Work on Memorial to Enslaved Laborers Gets Underway

The Memorial to Enslaved Laborers will eventually be built within this fenced area east of the Rotunda.

East of the Rotunda and Brooks Hall, a tall fence wrapped in green marks out an important construction project: the future Memorial to Enslaved Laborers at the University of Virginia.

Conceived initially by students almost 10 years ago, the idea for a memorial was continued by the President’s Commission on Slavery and the University. A design team for the memorial engaged UVA and local communities in months of discussions as it developed the final concept, and the UVA Board of Visitors approved the recommendation for the memorial’s design and location in June 2017. 

The Memorial to Enslaved Laborers received a significant boost in August when the Board of Visitors approved funding for the project. President Jim Ryan proposed a plan to allocate $2.5 million from the Strategic Investment Fund to establish a one-for-one matching fund for private gifts to the memorial construction fund through 2019, which the board endorsed.

“Honoring the enslaved laborers who built this University is a crucial step in fully recognizing our history as a university,” Ryan said. “I am pleased that we will be matching funds raised for this important memorial.”

Construction is underway for significant site work by general contractor Team Henry Enterprises on the “triangle of grass” across University Avenue from the Corner, including re-grading, utility work, laying a concrete foundation, improving stormwater management and sidewalks, and, ultimately, the installation of the large-scale stone blocks of the memorial. As a result, some pedestrian walkways will be rerouted during construction.

Located within sight of the Rotunda and the Corner on a small part of the UNESCO World Heritage Site, the Memorial to Enslaved Laborers will be a visible part of the daily activities of University life.

“The Memorial to Enslaved Laborers is an incredibly important step forward in the University of Virginia’s recognition of its involvement in the institution of slavery,” said Louis Nelson, a UVA professor of architectural history who is on the memorial’s community engagement committee and serves as vice provost for academic outreach. “While many institutions are now taking this history seriously, few have made this substantial a commitment to memorializing the brutality of slavery and the resilience of the enslaved. Its sobering honesty and simple beauty contribute to a sublime design worthy of a UNESCO World Heritage Site.”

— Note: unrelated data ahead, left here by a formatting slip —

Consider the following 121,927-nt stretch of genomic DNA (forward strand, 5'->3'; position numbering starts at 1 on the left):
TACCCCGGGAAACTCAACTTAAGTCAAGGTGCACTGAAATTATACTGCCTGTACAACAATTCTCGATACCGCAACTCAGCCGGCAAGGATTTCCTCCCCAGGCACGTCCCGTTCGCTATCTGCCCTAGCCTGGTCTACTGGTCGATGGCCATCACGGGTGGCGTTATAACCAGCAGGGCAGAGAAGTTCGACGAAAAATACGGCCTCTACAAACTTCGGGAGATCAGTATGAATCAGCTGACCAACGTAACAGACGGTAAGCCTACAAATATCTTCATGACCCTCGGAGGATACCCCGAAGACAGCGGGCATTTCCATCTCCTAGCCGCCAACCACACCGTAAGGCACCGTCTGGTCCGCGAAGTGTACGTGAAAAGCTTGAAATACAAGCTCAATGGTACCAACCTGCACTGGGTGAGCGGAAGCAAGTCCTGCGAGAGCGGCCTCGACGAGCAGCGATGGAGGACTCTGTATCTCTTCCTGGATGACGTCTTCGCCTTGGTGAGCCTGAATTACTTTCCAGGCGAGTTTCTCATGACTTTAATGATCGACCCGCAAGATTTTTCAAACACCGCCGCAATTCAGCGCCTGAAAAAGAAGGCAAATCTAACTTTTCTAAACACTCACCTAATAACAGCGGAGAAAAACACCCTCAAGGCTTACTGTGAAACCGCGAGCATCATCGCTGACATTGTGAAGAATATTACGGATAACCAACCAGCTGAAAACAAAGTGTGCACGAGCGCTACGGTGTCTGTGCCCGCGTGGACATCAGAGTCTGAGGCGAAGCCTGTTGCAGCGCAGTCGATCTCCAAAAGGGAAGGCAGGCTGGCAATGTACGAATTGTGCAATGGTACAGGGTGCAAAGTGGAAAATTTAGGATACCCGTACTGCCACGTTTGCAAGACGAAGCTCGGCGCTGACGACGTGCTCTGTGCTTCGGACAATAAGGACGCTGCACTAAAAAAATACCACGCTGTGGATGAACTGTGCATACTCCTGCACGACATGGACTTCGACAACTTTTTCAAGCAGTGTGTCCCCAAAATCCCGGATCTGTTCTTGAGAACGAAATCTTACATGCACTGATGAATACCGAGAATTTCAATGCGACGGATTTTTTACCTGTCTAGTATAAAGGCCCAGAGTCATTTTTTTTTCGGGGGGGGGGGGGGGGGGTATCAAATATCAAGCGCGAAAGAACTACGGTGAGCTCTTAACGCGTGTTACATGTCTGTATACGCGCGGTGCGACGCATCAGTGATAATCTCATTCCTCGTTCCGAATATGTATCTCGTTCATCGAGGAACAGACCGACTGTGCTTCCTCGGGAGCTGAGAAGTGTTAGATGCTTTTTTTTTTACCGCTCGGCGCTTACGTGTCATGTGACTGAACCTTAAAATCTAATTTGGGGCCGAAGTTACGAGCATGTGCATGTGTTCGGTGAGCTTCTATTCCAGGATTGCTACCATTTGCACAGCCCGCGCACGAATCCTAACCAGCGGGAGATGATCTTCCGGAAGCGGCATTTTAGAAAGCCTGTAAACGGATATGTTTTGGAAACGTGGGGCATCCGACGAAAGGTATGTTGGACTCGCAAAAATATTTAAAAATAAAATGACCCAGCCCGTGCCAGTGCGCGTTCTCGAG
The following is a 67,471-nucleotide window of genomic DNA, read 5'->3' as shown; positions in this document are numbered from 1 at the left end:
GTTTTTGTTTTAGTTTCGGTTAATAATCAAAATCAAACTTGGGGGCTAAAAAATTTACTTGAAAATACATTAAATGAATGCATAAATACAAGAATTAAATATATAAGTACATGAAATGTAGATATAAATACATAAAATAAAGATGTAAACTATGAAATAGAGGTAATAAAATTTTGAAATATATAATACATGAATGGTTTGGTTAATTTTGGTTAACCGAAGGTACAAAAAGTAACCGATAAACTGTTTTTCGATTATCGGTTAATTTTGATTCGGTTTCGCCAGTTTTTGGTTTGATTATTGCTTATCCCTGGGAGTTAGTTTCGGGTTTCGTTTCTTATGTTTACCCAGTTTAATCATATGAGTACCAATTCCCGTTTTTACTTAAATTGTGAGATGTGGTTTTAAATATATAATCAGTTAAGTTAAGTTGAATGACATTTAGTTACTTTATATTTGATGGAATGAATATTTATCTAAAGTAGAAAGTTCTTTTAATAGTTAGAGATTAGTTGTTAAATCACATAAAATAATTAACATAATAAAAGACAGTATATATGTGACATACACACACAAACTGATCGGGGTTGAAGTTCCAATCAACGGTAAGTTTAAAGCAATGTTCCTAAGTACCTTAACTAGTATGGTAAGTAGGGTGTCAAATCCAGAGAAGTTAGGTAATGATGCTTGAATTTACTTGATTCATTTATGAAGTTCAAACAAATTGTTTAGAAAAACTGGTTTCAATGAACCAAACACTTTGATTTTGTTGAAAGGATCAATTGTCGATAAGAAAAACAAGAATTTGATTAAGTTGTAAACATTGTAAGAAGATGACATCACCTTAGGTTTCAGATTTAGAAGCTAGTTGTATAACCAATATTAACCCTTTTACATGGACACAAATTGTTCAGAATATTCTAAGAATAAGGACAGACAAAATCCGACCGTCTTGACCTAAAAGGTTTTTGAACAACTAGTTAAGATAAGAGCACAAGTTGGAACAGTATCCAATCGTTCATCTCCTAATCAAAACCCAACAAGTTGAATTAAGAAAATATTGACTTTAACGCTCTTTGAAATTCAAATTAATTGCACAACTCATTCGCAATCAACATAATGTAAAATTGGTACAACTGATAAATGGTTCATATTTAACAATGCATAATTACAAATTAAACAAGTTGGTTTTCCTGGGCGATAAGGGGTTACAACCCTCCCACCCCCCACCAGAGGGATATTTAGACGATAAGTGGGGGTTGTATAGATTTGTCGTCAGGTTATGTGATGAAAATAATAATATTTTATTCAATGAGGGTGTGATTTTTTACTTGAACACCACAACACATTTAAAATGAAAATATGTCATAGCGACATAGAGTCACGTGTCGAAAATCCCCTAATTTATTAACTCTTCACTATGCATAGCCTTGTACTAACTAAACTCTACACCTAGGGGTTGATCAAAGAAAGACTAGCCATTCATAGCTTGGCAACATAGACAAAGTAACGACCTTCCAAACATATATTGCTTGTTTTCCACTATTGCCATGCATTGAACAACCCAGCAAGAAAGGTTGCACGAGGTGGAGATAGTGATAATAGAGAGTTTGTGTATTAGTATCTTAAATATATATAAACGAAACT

The memorial’s design is both intentional and symbolic. Its outermost diameter is a symbolic nod to that of the Rotunda, and its concentric rings – made of the same granite as the Rotunda’s upper terrace and including a scrim of water – are designed to represent slavery’s broken shackles and its river paths to freedom. The outer ring will be sculpted with the subtle image of the eyes of Isabella Gibbons, a former slave who became a teacher after Emancipation, while the innermost ring will bear 973 names of those known to have been enslaved at UVA, and will include placeholders for the estimated 4,000 names that have yet to be found.

An important aspect of the design is that the rings will form a space that will encourage gatherings – from informal meetings to classes or performances. The intention is to enable visitors to encounter the complex and challenging lives of enslaved men, women and children affiliated with the University through the memorial’s features and motifs that echo bondage, but also bear witness to the perseverance of the human spirit.

The memorial’s design is a product of substantial public engagement with members of the University and Charlottesville communities, including students, alumni and local residents. The Office of the Architect for the University, along with Boston architectural firm Höweler+Yoon led the design process, teamed with Frank Dukes, co-founder of University & Community Action for Racial Equity and past director of the Institute for Environmental Negotiation in the UVA School of Architecture; alumna Mabel O. Wilson, an architectural historian at Columbia University; and Gregg Bleam, a landscape architect who has taught at UVA and worked in and around the Grounds for about 30 years. Artist Eto Otitigbe from Brooklyn, New York is designing the artwork of the exterior wall. 

“This is a site of reckoning and truth-telling that really should be supported,” Wilson said in a video about the project.

The design team and the University will continue to engage the community throughout construction and as the University builds philanthropic support for the project.

Media Contact

Anne E. Bromley

University News Associate Office of University Communications